Considering a Used Seat?

Updated December 2019.

No time to read? Download a PDF checklist for used seats here.

What’s the risk, really?

There are too many potential issues with a seat of unknown history, and ultimately you’re trusting the seller or lender with your child’s life. Do you trust that person to be honest about the history? We, too, are thrifty and like a good bargain, but car seats and booster seats are one of the few things we strongly encourage you to buy new whenever possible.

Great brand new seats can be had in all categories (infant, convertible, combination, and booster) for around $100, and if you’re not in a hurry, sometimes for less on sale. There are circumstances when someone might feel they have no choice but to use a used seat, and going over this checklist will go a long way to ensuring it’s a safer used seat.

When is a used seat safe?

A seat isn’t unsafe just because someone else has used it. The potential for risk comes from the history not being known. Maybe you’ve decided to borrow a friend’s infant seat for your baby, or are flying to visit relatives and your cousin has a spare you can use instead of bringing it on the plane (read more here for our thoughts about traveling with car seats).  Much less risk there, because you can ask those people specific questions about the seat, and trust you’re getting an honest answer.

Is it ever illegal to use a used seat?

No – provided the seat is otherwise appropriate for your situation.

In some cases it may be illegal for the person to have provided (sold, loaned, or gave) it to you. That includes if the seat is:

  • expired
  • not compliant to current Transport Canada CMVSS standards (as of this writing, anything produced 2012 or later will be)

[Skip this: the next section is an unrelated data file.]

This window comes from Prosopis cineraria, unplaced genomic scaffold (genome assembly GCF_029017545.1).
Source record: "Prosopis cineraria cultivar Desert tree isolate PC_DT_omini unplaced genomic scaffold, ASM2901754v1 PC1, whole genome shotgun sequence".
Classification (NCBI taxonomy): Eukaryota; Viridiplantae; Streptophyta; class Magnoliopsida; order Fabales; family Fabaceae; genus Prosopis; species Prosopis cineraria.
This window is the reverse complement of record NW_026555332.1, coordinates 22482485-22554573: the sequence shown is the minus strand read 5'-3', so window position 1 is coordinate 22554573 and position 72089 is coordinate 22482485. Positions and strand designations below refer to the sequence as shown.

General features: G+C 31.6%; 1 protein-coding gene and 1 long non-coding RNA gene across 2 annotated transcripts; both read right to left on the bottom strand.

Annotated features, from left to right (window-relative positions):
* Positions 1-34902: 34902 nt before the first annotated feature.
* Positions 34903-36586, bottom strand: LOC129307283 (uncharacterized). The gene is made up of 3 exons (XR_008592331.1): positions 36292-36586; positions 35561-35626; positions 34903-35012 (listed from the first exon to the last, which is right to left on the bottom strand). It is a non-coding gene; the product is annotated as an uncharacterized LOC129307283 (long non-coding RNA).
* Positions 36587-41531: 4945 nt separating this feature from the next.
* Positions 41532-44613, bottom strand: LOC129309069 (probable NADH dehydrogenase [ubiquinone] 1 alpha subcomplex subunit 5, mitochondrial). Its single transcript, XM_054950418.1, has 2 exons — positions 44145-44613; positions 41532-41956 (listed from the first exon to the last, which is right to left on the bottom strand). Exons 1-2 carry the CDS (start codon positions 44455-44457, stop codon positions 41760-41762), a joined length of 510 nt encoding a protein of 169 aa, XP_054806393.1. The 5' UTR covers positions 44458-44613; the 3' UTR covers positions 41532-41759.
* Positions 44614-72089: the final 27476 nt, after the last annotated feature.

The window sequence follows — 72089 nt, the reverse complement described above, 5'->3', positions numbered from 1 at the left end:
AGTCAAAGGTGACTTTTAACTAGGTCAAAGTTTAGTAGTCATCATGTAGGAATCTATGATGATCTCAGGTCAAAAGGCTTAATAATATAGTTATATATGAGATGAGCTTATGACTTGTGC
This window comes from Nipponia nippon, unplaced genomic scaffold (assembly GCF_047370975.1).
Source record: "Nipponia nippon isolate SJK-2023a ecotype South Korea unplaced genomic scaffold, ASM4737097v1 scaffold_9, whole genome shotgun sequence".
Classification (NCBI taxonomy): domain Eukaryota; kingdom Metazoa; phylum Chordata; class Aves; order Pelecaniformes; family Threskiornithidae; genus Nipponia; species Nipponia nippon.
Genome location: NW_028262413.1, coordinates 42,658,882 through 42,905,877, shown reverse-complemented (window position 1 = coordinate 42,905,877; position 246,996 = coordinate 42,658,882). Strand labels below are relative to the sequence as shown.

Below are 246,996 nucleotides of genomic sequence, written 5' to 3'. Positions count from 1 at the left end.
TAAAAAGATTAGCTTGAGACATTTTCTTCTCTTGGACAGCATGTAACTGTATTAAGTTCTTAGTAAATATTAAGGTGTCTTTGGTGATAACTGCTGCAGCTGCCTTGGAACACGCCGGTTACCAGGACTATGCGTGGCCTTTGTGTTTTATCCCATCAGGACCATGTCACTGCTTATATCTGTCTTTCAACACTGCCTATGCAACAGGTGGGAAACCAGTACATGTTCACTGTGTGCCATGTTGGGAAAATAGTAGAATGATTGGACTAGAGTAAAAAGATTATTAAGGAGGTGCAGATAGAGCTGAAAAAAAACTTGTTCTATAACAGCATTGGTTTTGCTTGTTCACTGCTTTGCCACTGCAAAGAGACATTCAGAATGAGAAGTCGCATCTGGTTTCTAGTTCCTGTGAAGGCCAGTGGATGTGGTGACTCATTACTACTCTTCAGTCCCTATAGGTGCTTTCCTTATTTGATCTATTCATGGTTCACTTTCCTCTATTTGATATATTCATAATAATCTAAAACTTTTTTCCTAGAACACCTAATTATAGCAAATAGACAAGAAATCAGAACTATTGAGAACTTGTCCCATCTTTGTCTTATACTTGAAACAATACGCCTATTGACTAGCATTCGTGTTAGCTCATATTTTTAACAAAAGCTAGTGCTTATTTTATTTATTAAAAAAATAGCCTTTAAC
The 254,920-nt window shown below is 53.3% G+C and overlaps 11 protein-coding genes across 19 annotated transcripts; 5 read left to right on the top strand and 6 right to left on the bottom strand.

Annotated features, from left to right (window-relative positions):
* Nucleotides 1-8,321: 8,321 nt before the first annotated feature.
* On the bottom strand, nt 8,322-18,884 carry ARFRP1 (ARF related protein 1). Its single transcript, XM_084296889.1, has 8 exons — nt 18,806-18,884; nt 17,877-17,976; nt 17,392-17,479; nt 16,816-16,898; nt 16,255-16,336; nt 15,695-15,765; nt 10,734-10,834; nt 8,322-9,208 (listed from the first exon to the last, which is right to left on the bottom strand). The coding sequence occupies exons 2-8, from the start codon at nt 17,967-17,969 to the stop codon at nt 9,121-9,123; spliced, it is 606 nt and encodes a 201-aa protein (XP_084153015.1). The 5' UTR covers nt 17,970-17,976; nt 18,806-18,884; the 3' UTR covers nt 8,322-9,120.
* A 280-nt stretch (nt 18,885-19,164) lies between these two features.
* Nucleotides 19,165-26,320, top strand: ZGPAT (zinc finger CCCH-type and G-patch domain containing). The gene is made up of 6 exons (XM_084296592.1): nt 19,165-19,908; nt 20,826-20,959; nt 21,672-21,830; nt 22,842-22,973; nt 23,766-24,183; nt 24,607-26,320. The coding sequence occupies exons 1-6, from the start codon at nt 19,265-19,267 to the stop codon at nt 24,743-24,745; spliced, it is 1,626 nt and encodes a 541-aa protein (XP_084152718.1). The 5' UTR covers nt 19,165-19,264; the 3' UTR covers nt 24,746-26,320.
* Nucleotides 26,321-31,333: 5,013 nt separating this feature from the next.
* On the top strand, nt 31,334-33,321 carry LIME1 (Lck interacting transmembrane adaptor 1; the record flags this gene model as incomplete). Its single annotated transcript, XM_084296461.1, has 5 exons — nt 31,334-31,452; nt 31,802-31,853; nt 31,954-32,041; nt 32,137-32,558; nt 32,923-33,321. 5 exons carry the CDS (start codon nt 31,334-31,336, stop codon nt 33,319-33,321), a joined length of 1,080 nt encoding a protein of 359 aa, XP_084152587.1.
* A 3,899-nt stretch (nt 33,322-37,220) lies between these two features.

• recalled and not fixed
  • damaged and not fixed
  • missing parts
  • missing a manual (a digital manual is fine)
  • crashed to the point of requiring replacement (some brands allow re-use after a minor crash)

In all of those scenarios above it would be against Health Canada’s Consumer Product Safety Act to pass on the seat.

If I can’t give it away or sell it, what are my options other than the landfill?

If you find you need to destroy a seat, for any reason (expired, crashed, or otherwise unsafe to use), here’s what we suggest.  Alternately, a CPST may be able to use it for teaching.  A CPST won’t put kids into it, but will use it to teach other parents about car seat safety, and Health Canada has approved this practice.  If you’re willing to donate, please contact a tech near you to see if can be used.

If you’re out of options then please destroy it. Make it so no one else could ever consider using it in the car.  Cut the straps and pull them off.  Remove the cover, but keep it to use as a spare for an identical seat, or to give or sell for use on an identical seat.  Remove UAS (LATCH) straps.  Write CRASHED DO NOT USE in permanent marker on the shell. If you’re fortunate to live near a recycling facility that takes car seats, strip it of all cloth and metal and take it there.  If not, put the mangled shell in a black garbage bag and put it out with your garbage. Dispose of other bits separately.


If you’re considering a previously owned seat for any reason – travel, vacation, saving a few dollars – have a read through this list to see if the seat is a good choice for you. If not, please let us know what you need and we’d be happy to suggest some options. Our goal is to give you the information you need to make informed choices for your family.